Director: Kathryn Bigelow
The Indian Express rating: ***1/2
The title of this film is spy talk for half past midnight, the time Osama Bin Laden was killed. There may be another reason the team of director Kathryn Bigelow and screenwriter Mark Boal picked this name -- it rings of a certain incompleteness, of an unpleasant pause.
Cut through all the talk about whether this film justifies torture or not, and why they went with a woman in the central role, and this is what Bigelow and Boal aim for. That the "war on terror" isn't covered in glory -- for either side. That the battle is long, hard and, most of the times, excruciatingly mundane. And that it's doubtful what killing Osama achieved, apart from the symbolism of it.
Do Bigelow and Boal succeed? Largely yes, but through a film that bleaches almost all the drama out in its devotion to details. As names are picked up, filed, analysed and sifted through data, Zero Dark Thirty feels too self-centred to bother with telling a story. Its characters talk to each other rather than to us, and that doesn't work when we already know the broad contours of where the conversation is going.
The central of those characters is a woman who goes by just the name Maya (a determined Chastain), a freshly recruited agent, considered a "killer" by Washington, sent to the hottest post in the world, Islamabad, after 9/11. While Zero Dark Thirty is the story of 'The Greatest Manhunt in History', it is for some reason told almost entirely from the viewpoint of Maya.
Not only is it half a viewpoint, it is not a convincing half either. Maya indignantly tells her boss in the film: "You don't understand Pakistan... you don't know al-Qaeda." Well, does she? You have to take her word for it, for we don't get a glimpse of this anywhere apart from her pouring over mountains of data on computers.
True to the ambiguity of her job, Maya doesn't get any sort of background or personal touch, apart from being seen flinching in her initial interrogation sessions with detainees and later insisting on sitting through them. Yes, she is dogged, tenacious and a great analyst. But, pieced together from many women agents who actually helped the CIA track Osama -- including one who followed the lead of the courier, which Maya persists with here -- she is just half a picture.
This is where the Bigelow-Boal team departs from The Hurt Locker. A more difficult story to relate to, it was told extraordinarily effectively by the means of how close it got to and lead us up to its subjects.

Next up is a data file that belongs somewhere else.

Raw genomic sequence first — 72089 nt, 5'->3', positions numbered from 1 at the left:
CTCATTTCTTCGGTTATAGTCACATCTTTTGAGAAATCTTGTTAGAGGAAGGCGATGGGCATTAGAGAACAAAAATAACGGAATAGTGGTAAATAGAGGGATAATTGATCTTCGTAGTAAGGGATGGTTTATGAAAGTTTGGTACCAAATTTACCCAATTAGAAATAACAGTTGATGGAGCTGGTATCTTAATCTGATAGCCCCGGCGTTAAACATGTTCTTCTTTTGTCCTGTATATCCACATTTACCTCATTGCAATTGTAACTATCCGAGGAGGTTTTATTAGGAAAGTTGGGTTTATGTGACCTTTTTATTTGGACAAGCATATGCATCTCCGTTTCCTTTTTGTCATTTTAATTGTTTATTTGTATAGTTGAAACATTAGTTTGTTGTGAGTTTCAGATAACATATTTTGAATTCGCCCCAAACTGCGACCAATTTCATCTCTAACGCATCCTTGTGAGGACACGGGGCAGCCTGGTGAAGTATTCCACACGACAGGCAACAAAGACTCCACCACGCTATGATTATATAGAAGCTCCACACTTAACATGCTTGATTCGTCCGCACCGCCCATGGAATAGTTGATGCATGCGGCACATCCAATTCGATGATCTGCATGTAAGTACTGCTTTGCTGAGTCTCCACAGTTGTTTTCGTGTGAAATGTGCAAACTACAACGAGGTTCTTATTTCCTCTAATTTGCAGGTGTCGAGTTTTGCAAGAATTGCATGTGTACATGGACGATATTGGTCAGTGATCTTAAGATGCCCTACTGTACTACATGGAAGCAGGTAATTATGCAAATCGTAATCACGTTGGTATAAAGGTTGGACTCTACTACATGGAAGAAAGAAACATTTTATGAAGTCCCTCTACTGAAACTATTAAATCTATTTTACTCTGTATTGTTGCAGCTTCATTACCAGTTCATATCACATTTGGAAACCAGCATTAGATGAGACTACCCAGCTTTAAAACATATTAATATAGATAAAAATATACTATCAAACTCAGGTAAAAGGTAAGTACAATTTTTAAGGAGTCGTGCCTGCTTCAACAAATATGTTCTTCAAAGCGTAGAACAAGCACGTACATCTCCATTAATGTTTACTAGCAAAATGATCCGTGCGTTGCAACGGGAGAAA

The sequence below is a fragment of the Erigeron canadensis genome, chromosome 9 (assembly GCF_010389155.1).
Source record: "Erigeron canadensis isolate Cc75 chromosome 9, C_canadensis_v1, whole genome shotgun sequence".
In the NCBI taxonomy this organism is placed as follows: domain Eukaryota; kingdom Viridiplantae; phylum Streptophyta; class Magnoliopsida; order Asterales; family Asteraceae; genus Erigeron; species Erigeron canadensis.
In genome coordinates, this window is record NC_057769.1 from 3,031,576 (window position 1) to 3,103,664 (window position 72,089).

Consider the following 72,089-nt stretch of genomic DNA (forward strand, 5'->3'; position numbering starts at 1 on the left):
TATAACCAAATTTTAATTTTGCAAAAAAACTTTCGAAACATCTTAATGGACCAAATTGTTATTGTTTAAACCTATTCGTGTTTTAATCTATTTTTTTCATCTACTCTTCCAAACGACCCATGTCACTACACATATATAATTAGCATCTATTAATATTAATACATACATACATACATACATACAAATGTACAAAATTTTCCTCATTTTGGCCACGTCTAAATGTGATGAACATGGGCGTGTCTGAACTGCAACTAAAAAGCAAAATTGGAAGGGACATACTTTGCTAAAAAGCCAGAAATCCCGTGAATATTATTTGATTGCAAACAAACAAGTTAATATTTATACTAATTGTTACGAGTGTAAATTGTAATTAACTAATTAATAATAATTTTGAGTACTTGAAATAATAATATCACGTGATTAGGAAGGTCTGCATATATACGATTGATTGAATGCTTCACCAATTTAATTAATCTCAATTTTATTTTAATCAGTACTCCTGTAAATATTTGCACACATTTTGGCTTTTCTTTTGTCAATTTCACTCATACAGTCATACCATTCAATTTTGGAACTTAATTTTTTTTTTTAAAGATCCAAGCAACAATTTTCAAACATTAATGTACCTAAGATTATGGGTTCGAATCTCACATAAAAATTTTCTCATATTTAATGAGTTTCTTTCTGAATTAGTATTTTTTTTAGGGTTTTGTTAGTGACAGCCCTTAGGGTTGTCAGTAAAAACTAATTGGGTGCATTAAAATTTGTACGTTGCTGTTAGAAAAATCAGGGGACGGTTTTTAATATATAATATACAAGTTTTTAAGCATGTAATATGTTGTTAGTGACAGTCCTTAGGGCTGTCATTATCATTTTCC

Zero Dark Thirty picks pace when the scent for Osama gets hotter, when it gets its hands dirty on the crowded streets of what passes for Rawalpindi and Peshawar, when an excited agent invites certain death in desperation that has caught up in the 10-year hunt for the world's most wanted terrorist, or when careful politicians need convincing in cynical, distant Washington. Bigelow certainly earns her stripes with the Abottabad raid alone, shown in extended detail but without losing any of the dangerous riskiness of it.
As for the much-debated interrogation scenes of Zero Dark Thirty, the talk largely revolves around one interrogation at the beginning where a financier to 9/11 proves hard to crack under tactics ranging from beatings and waterboarding to being kept locked inside a box, put naked in a dog collar and being subjected to sexual humiliation. Covering the entire gamut of what we saw at Abu Ghraib, the film hints that's de riguer at all CIA 'black sites' with detainees.
The other side has argued that Bigelow actually builds a case for brain rather than brawn as having cracked the hunt, given that it is eventually Maya who pieces the clues together. However, there is no disputing in the film where those clues came from -- from detainees tortured long and hard enough to spill the beans.
Let's be clear: it's unfair to subject this film to that scrutiny, as if justifying the morality of what is a war of our times should rest on its slender shoulders. Let's also be clear: those shoulders are firm but very slender shoulders.